Sunday, 19 June 2016

quick Tate Modern impressions, including those bricks

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Once inside the Tate Modern, the first decision was where to start. Most people seemed to be heading for the tenth floor, which is really a public viewing platform. Instead, I took the other set of less crowded lifts to the fourth floor, which is the highest level of the new galleries.

I was soon inside my first room, which was a series of works by Louise Borgeoise. A whole room showcasing an artist gives time to form an opinion in a way that sometimes seeing single works juxtaposed won't provide.
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My picture shows one of her spider pieces, another much larger one (Maman) was used as a central piece when the Queen opened the Tate Modern back in 2000. Bourgeois kept working as an artist until her death at the age of 98.

Her later work developed themes around pain and loss of control sometimes through works enclosed in cages - like the Cell (Eyes and Mirrors) seen behind the spider in the above image. Here's my look inside Cell XIV, courtesy of my iPhone.
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And in a way the exhibit illustrates the difficulty in trying to describe the innards of the Tate. There's so much yp explore and much of it makes one think.

It could be an old and originally controversial piece like Carl Andre's 'Bricks' (properly called Equivalent VIII). I remember seeing it many years ago for the first time and then smiling this time as I entered one of the new rooms to see it arranged across the floor.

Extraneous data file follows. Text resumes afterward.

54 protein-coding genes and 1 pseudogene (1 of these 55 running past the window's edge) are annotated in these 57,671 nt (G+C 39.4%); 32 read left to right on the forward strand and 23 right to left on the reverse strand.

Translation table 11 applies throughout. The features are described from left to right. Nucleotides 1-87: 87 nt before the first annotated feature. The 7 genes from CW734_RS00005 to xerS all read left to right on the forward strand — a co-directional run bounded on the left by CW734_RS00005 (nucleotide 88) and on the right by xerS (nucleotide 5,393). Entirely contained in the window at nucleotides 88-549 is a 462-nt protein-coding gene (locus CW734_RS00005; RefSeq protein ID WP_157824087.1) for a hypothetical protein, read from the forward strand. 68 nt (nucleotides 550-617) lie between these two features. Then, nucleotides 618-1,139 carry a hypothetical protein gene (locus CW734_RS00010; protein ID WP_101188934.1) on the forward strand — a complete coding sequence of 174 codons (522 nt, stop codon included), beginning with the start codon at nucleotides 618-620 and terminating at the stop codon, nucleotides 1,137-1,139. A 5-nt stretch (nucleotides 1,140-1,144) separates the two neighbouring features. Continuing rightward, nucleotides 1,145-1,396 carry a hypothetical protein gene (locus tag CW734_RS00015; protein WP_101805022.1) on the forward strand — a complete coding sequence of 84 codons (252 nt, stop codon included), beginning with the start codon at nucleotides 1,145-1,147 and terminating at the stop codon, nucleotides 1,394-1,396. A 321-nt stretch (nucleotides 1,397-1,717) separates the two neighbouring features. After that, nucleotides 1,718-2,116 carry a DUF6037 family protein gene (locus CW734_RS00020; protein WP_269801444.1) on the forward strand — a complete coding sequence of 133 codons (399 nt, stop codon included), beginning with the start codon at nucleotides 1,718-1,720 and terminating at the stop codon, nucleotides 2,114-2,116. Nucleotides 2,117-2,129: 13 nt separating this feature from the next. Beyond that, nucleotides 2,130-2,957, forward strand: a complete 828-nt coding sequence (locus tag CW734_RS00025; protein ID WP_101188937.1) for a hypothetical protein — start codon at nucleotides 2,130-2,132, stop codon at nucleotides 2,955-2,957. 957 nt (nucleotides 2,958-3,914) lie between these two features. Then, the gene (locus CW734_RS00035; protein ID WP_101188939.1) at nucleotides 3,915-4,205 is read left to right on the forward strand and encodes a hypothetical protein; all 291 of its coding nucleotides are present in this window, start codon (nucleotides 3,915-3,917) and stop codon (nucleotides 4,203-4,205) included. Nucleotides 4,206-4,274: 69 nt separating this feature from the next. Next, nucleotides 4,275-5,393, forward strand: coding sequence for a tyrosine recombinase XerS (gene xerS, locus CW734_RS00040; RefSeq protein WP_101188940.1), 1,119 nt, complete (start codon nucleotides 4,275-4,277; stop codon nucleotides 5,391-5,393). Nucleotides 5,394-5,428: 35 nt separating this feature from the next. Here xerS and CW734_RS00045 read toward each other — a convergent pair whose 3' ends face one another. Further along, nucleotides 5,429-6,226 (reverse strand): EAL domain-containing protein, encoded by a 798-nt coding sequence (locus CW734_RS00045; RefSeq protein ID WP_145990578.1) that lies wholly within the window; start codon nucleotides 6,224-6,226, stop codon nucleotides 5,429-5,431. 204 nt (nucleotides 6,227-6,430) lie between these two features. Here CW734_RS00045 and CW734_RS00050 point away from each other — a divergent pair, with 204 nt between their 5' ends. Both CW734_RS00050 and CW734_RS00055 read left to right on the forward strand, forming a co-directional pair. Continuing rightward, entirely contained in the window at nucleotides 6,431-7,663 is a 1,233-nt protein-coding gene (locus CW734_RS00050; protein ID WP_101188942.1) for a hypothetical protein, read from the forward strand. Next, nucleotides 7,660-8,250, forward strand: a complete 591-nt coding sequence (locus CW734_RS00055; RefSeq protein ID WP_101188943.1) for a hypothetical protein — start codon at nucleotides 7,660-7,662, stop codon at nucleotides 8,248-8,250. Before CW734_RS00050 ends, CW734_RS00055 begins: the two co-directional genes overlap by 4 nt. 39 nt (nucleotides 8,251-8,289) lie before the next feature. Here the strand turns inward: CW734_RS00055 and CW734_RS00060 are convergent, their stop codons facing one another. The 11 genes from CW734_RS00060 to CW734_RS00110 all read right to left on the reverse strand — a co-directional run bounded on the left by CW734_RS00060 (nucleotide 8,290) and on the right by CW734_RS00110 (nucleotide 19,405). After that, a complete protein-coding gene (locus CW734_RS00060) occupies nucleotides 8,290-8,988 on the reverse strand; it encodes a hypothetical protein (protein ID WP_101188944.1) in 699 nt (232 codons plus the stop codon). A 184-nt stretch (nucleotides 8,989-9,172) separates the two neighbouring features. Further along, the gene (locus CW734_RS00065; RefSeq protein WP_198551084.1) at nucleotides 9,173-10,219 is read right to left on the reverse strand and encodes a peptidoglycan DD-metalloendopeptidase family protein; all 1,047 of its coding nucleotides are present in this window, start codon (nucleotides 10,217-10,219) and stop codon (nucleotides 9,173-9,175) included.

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Yes, it's a rectangular composition of bricks. Andre described it as a sensation like wading in bricks and the art establishment first in the 1970s and then again in the early 2000s became embroiled in debate about whether the piece was a con or pivotal in art sculpture.
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Then there's this innocent looking table from an art piece by Marina Abramovic. Part of her own living work which explored collective responsibility. Controversial in its original context, causing its first exhibition to be stopped after six hours, through viewer intervention. The instructions below give a further clue.
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These happen to be a few of the first items I stumbled across, examples of modern art greatest hits.

There's oodles of other material to explore with the Tate Modern frequently juxtaposing well known works and newer artists.
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One could say that there are plenty of ideas and much to reflect upon.

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